South Sudanese celebrate their divorce
With a thrilling roar of joy, at the stroke of midnight, South Sudan became the newest nation in the world.
"It is a shout of freedom," said Alfred Tut, lifting his head back and screaming.
A digital countdown clock in central Juba was a focal point, as vehicles packed with people waving flags, toured the streets, honking horns in celebration.
"Congratulations, free at last, South Sudan," the sign read.
The people did not need to read the message: They were already dancing and leaping into the air with happiness.
Officials had planned for people to hold a quiet celebration at home, with the formal declaration of independence later on Saturday morning.
"At midnight, bells will be rung across the new country, and drums will be sounded, to mark the historic transition from southern Sudan to the Republic of South Sudan," an earlier statement from the southern government had said.
But that clearly was not enough for the people, who simply could not wait to celebrate.
Two hours before midnight and lines of cars zoomed around town, each blasting out a different tune.
Roundabouts became frenzied dance venues when trucks carrying giant speakers slowly passed by.
"We have waited too long for this special day, so we cannot sit indoors," said Atem Garang.
"I have come out because I cannot believe we have arrived at this point of a new nation after such a long, hard road of fighting."
Women ululated with high voices, men chanted.
"We are going, we are going to freedom," they sang.
"We are going to the promised land," said Bage William, who wore the flag of his new nation as a cloak, draped around his shoulder.
By the time the final countdown arrived, the atmosphere was wild.
Church bells rang the midnight hour but, in central Juba at least, the deafening sound of horns drowned them out.
"This is the day I have been waiting for since I cannot remember," said Mary Puok.
Groups of people ran down roads, dancing to drum beats.
Soldiers and policemen joined in too, waving paper flags and laughing - many were former fighters with the rebel Sudan People's Liberation Army (SPLA).
"I fought with the SPLA, and now we have won," said Gony Thon, a policeman, joining in the impromptu dance on the street.
Those who could not fit inside the cars hung out the windows, or sat on the roof.
One car had the sign plastered on the back window: "Just divorced."
Parties continued long into the night, as families and friends feasted on roasted goats specially killed for the occasion.
But there was also a quieter celebration too.
On back streets, outside homes, others had placed candles in simple celebration, as well as in memory for all those who died in the decades of conflict to reach this historic point.
The soft glow of flickering candles lit the way far down sandy tracks.
"I light candles in church when I say a prayer," said Alice Ajak, a mother, who lost two children during the long years of war.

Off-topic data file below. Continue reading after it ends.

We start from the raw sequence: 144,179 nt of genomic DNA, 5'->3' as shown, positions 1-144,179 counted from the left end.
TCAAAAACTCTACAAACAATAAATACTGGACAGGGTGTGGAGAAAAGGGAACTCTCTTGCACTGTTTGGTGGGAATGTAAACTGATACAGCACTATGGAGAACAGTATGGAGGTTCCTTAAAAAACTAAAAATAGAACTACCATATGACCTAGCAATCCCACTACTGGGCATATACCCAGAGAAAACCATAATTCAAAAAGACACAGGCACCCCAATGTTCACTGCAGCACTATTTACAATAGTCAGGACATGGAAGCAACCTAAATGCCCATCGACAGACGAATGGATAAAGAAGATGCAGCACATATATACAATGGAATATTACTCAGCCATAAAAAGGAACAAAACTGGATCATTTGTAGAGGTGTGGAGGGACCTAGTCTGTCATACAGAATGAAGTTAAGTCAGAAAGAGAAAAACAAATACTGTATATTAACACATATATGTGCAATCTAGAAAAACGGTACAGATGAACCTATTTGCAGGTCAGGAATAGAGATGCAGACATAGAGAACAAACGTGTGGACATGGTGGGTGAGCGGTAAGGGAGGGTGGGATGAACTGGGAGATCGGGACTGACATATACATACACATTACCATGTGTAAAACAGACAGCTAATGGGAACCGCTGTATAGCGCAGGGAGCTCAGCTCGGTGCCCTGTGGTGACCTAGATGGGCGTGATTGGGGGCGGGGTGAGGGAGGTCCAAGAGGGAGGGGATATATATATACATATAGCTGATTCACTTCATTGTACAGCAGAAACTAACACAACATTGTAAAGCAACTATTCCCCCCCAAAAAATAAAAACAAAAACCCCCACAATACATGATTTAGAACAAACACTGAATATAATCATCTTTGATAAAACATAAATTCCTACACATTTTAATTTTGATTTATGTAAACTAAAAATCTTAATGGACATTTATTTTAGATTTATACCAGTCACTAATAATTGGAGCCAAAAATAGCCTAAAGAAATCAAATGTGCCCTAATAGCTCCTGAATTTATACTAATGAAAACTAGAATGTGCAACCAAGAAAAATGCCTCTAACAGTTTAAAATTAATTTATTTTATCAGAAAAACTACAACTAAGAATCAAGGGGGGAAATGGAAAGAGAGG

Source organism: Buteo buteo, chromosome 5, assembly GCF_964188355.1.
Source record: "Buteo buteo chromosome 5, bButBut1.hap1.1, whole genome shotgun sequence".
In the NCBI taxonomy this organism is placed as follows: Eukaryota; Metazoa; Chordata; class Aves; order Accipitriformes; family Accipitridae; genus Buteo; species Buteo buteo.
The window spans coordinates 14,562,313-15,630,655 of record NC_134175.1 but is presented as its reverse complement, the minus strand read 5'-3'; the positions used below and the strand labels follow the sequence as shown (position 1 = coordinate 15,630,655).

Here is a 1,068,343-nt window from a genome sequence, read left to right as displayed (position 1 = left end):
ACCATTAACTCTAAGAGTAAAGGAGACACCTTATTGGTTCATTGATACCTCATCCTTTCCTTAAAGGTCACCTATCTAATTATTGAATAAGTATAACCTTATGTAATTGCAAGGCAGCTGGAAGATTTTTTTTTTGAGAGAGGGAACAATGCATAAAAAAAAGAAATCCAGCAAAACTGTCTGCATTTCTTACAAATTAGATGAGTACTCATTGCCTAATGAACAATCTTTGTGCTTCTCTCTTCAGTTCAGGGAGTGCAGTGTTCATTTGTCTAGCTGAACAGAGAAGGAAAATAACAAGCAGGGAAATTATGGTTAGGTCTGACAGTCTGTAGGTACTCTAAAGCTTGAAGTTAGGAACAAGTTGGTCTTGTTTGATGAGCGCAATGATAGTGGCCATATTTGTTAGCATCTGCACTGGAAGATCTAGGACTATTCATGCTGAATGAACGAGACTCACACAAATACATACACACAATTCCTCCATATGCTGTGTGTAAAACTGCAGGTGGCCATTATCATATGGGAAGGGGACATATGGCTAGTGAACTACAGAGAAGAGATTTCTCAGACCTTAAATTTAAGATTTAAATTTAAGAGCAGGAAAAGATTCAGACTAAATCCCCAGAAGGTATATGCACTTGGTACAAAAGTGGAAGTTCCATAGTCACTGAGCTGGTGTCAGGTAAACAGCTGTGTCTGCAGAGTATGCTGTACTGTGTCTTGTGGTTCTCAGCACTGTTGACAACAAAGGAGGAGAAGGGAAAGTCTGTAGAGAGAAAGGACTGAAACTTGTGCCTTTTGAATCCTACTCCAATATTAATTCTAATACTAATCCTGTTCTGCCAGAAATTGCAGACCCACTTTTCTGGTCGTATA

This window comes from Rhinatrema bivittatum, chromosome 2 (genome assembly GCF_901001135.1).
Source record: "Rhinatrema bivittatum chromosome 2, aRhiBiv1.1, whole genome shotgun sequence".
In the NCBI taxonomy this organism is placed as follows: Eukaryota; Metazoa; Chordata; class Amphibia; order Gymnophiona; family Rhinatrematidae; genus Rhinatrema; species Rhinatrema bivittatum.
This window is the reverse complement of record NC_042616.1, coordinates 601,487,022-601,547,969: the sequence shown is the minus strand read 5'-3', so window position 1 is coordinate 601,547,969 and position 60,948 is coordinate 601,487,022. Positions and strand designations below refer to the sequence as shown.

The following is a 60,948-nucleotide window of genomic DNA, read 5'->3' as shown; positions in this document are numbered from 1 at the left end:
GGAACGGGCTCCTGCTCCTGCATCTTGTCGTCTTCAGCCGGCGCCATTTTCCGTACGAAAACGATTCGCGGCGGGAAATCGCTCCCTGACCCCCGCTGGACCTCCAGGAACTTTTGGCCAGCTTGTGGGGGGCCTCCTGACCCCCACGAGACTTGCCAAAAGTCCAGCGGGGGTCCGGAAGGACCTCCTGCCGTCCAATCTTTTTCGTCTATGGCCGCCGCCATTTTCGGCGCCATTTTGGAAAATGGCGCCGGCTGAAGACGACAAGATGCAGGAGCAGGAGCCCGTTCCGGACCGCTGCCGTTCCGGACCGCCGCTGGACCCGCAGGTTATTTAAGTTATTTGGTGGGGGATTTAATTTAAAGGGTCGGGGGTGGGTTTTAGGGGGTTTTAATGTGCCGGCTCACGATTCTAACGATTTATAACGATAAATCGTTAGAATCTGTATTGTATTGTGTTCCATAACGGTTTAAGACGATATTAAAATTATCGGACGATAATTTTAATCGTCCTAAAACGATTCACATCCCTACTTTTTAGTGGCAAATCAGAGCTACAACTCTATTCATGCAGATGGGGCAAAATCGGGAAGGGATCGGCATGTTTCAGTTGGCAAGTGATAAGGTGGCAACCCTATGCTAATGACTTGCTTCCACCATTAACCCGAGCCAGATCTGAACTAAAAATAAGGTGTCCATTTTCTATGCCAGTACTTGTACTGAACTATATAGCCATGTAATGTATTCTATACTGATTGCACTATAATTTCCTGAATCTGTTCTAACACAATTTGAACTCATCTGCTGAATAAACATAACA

"My candle here therefore is my prayer that my new country is one of peace, and where we can live without problems for now and in the future always to come."
Both Sudan and the South are reliant on their oil revenues, which account for 98% of South Sudan's budget. But the two countries cannot agree how to divide the oil wealth of the former united state. Some 75% of the oil lies in the South but all the pipelines run north. It is feared that disputes over oil could lead the two neighbours to return to war.
Although they were united for many years, the two Sudans were always very different. The great divide is visible even from space, as this Nasa satellite image shows. The northern states are a blanket of desert, broken only by the fertile Nile corridor. South Sudan is covered by green swathes of grassland, swamps and tropical forest.
Sudan's arid north is mainly home to Arabic-speaking Muslims. But in South Sudan there is no dominant culture. The Dinkas and the Nuers are the largest of more than 200 ethnic groups, each with its own languages and traditional beliefs, alongside Christianity and Islam.
The health inequalities in Sudan are illustrated by infant mortality rates. In South Sudan, one in 10 children die before their first birthday. Whereas in the more developed northern states, such as Gezira and White Nile, half of those children would be expected to survive.
The gulf in water resources between north and south is stark. In Khartoum, River Nile, and Gezira states, two-thirds of people have access to piped drinking water and pit latrines. In the south, boreholes and unprotected wells are the main drinking sources. More than 80% of southerners have no toilet facilities whatsoever.
Throughout the two Sudans, access to primary school education is strongly linked to household earnings. In the poorest parts of the south, less than 1% of children finish primary school. Whereas in the wealthier north, up to 50% of children complete primary level education.
Conflict and poverty are the main causes of food insecurity in both countries. In Sudan, many of the residents of war-affected Darfur and the border states of Blue Nile and South Kordofan, depend on food aid. The UN said about 2.8m people in South Sudan would require food aid in 2013. The northern states tend to be wealthier, more urbanised and less reliant on agriculture.